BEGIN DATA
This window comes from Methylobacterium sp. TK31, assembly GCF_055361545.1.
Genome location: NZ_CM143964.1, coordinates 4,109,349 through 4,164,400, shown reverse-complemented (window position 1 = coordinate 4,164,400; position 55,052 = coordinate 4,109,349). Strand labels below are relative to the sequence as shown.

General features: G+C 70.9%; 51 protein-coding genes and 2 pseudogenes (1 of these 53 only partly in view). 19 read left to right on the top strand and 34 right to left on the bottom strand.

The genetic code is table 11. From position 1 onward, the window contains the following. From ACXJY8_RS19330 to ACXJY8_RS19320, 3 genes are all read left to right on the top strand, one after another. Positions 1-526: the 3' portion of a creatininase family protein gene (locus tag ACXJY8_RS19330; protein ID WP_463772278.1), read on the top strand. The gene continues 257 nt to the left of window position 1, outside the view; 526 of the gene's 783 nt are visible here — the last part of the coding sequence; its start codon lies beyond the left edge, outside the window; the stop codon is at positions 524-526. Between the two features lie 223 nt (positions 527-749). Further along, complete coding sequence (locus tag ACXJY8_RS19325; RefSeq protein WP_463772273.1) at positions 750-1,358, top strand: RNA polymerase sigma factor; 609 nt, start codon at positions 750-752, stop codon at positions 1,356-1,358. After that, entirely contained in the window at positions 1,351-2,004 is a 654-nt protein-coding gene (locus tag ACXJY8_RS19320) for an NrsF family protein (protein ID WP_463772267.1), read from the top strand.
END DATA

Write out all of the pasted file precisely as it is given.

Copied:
This window comes from Methylobacterium sp. TK31, assembly GCF_055361545.1.
Genome location: NZ_CM143964.1, coordinates 4,109,349 through 4,164,400, shown reverse-complemented (window position 1 = coordinate 4,164,400; position 55,052 = coordinate 4,109,349). Strand labels below are relative to the sequence as shown.

General features: G+C 70.9%; 51 protein-coding genes and 2 pseudogenes (1 of these 53 only partly in view). 19 read left to right on the top strand and 34 right to left on the bottom strand.

The genetic code is table 11. From position 1 onward, the window contains the following. From ACXJY8_RS19330 to ACXJY8_RS19320, 3 genes are all read left to right on the top strand, one after another. Positions 1-526: the 3' portion of a creatininase family protein gene (locus tag ACXJY8_RS19330; protein ID WP_463772278.1), read on the top strand. The gene continues 257 nt to the left of window position 1, outside the view; 526 of the gene's 783 nt are visible here — the last part of the coding sequence; its start codon lies beyond the left edge, outside the window; the stop codon is at positions 524-526. Between the two features lie 223 nt (positions 527-749). Further along, complete coding sequence (locus tag ACXJY8_RS19325; RefSeq protein WP_463772273.1) at positions 750-1,358, top strand: RNA polymerase sigma factor; 609 nt, start codon at positions 750-752, stop codon at positions 1,356-1,358. After that, entirely contained in the window at positions 1,351-2,004 is a 654-nt protein-coding gene (locus tag ACXJY8_RS19320) for an NrsF family protein (protein ID WP_463772267.1), read from the top strand.